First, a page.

BOSTON — IF scientific knowledge is being spread more widely around college campuses today, at least part of the credit goes to Zafra Lerman.
Professor Lerman teaches at a relatively obscure institution with an open-admissions policy. Columbia College in Chicago serves a largely minority urban population and specializes in the arts and communication. She joined the faculty in the late 1970s, after stints as a research chemist at Cornell, Northwestern, and other major universities.
She decided, she says, to ``change careers and help out in teaching.'' Columbia College had never offered science courses before, and ``everybody looked at me as if I had just landed in a UFO,'' Lerman says.
But she soon devised ways of connecting chemistry to things in her students' everyday lives - from food ingredients to headlines about nuclear accidents. Before long, her classes had no shortage of takers. Since 1991, she has been head of Columbia College's Institute for Science Education and Science Communication.
Also since that year, Lerman and fellow chemists from Princeton and Indiana University have been building a ``common curriculum'' for undergraduate nonscience majors at their very diverse schools.
Tom Spiro, a professor of chemistry at Princeton, had already developed a curriculum based on current environmental concerns, and his ideas were employed to launch a course now being taught at all three institutions - ``From Ozone to Oil Spills: Chemistry, the Environment, and You.''
Dr. Spiro says he teaches the course to between 30 and 40 students a term at Princeton. While his students have different backgrounds than those at Columbia College, and his teaching style may be quite different from Dr. Lerman's, the course's content is the same.
Measured by student enthusiasm and the quality of the projects presented at a yearly symposium that brings students from the three schools together, the goal of engaging nonscience majors in the study of science is being met. You might think kids from Columbia College would be a little intimidated by a visit to Princeton, says Lerman. ``But when they sit in classes at Princeton and do their demonstrations, they feel second to none.''
Her students have been particularly adept at merging their artistic and communicative talents with scientific knowledge. One group of students, for example, created a dance to illustrate the depletion of the atmosphere's ozone layer. Their instructor emphasizes, however, that there's nothing depleted about the course material. ``We have a whole curriculum, with a list of labs that they do,'' Lerman explains. ``We teach practically all the basic chemistry.''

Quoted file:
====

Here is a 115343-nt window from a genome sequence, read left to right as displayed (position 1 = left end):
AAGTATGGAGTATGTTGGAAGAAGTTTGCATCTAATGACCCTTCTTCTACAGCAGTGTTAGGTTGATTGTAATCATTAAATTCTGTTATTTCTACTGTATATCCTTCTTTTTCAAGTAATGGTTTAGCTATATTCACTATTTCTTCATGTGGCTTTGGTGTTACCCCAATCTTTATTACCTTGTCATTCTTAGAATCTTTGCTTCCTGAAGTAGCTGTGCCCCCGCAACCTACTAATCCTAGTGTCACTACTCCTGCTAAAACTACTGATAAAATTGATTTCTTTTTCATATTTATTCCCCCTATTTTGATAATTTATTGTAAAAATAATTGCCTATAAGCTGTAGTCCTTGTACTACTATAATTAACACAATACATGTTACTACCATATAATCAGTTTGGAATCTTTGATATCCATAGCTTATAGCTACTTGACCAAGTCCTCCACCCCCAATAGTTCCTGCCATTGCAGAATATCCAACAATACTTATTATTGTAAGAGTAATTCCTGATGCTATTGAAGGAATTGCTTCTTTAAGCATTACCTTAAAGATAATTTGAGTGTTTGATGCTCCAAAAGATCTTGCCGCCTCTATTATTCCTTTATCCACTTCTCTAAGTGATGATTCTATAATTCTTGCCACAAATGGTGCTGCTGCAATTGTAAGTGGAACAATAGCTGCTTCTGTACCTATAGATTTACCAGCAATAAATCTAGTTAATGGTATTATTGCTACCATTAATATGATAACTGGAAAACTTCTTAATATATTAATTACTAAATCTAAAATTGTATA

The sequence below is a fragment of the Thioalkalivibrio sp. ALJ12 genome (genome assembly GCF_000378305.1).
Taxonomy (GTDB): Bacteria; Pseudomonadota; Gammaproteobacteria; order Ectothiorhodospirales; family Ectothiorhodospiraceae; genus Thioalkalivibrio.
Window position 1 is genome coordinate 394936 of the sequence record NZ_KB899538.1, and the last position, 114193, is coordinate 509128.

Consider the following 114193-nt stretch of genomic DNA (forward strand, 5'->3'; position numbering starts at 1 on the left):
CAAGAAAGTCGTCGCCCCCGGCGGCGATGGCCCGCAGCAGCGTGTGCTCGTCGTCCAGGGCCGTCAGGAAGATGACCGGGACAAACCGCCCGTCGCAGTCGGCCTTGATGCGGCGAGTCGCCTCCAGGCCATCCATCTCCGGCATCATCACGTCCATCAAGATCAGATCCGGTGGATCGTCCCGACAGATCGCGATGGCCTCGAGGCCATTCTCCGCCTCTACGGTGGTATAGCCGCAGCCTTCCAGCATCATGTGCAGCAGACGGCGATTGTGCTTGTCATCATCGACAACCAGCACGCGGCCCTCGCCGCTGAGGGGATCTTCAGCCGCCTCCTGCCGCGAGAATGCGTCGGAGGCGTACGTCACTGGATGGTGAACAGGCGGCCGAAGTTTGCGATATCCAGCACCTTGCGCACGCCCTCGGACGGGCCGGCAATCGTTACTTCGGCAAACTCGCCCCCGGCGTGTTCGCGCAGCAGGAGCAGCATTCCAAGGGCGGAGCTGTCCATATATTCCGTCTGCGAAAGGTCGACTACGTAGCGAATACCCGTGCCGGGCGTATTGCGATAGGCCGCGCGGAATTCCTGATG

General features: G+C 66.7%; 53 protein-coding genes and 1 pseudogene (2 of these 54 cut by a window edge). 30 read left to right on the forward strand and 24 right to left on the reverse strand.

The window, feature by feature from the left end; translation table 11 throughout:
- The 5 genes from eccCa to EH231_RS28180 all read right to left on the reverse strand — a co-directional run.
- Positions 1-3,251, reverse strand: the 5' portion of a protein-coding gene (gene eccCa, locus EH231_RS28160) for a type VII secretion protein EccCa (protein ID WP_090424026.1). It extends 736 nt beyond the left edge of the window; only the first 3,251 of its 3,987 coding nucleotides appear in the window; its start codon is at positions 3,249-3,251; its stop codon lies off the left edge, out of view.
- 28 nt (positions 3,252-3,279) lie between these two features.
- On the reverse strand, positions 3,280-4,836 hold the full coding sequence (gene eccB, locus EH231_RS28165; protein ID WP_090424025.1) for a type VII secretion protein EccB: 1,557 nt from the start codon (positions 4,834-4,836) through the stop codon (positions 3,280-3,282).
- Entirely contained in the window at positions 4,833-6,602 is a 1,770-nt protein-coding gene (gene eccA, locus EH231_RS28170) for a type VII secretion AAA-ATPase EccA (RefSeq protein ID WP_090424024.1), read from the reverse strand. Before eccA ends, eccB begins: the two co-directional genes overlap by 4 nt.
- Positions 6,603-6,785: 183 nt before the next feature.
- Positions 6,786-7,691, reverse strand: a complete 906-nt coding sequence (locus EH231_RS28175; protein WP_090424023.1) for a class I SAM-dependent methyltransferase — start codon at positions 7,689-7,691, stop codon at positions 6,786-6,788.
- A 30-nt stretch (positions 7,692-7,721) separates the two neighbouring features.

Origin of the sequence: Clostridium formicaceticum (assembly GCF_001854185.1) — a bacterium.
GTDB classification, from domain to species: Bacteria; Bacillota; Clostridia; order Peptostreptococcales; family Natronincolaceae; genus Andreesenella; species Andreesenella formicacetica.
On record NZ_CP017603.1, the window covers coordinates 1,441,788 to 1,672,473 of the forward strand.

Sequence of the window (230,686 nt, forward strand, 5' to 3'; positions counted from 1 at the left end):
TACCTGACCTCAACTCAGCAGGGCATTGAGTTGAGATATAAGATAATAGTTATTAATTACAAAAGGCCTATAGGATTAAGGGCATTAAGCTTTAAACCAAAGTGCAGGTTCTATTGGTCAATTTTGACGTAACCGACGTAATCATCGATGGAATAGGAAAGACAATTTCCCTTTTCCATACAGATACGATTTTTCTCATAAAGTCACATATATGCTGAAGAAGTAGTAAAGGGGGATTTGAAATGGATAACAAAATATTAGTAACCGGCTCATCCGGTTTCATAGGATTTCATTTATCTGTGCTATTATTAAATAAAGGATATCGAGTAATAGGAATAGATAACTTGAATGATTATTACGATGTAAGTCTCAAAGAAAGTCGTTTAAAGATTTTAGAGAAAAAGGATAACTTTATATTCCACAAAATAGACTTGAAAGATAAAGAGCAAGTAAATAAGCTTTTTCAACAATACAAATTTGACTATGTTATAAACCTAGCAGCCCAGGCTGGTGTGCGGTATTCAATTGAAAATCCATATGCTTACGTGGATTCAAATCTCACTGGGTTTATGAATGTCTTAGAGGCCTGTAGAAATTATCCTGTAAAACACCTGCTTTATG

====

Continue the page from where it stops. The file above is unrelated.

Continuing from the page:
``The point is, yes, it can be done,'' she continues. Her students have typically spent 12 years in an urban school district that former Education Secretary William Bennett has called the country's worst. ``They would be listed by anybody as `unteachable' in science,'' she says.
Far from unteachable, the students in Lerman's classes at Columbia exhibited a level of involvement that ``I've not often seen in science labs,'' says William Cohen, a biologist from the University of Kentucky who was hired by the National Science Foundation to observe Lerman's teaching. The NSF has funded the ``common curriculum'' project undertaken at Columbia, Indiana, and Princeton.
``I was very impressed with the project,'' Dr. Cohen says. ``I think it deals with an issue in the forefront nationally - science literacy.'' Cohen points out that efforts to bring undergraduates into contact with science are hardly limited to Lerman, Spiro, and a few others. He is involved in a science literacy project himself at Kentucky.
``If you do the traditional content-rich approach to science education, where you get to college and hear a lot of lecturing, the response of students is to turn off,'' says Cohen. ``Whereas, if they're fully engaged in doing, they're interested.''
Cohen notes that Lerman starts her classes ``at the big level,'' with issues in the news that are familiar to students, and ``works down to the tiny'' - cells, atoms, molecules. That's just the opposite of what scientists often do, he says, but it's appropriate to her students.
The effort to tailor undergraduate science courses to students' interests - whether environmental issues, food chemistry, or medical controversies - amounts to ``a big wave,'' Spiro says. Teaching experiments are going on all across the country, he says, with more and more conferences on the subject every year.
Some of this interest is impelled by a public demand that professors became more involved in teaching undergrads, Cohen says. Lerman is a little amused at the surge of interest in something she's been pursuing for nearly 20 years.
``Everyone is picking it up and using it at various levels,'' she says, a trend she heartily encourages. She has shared her techniques with instructors all the way down to those in early elementary grades.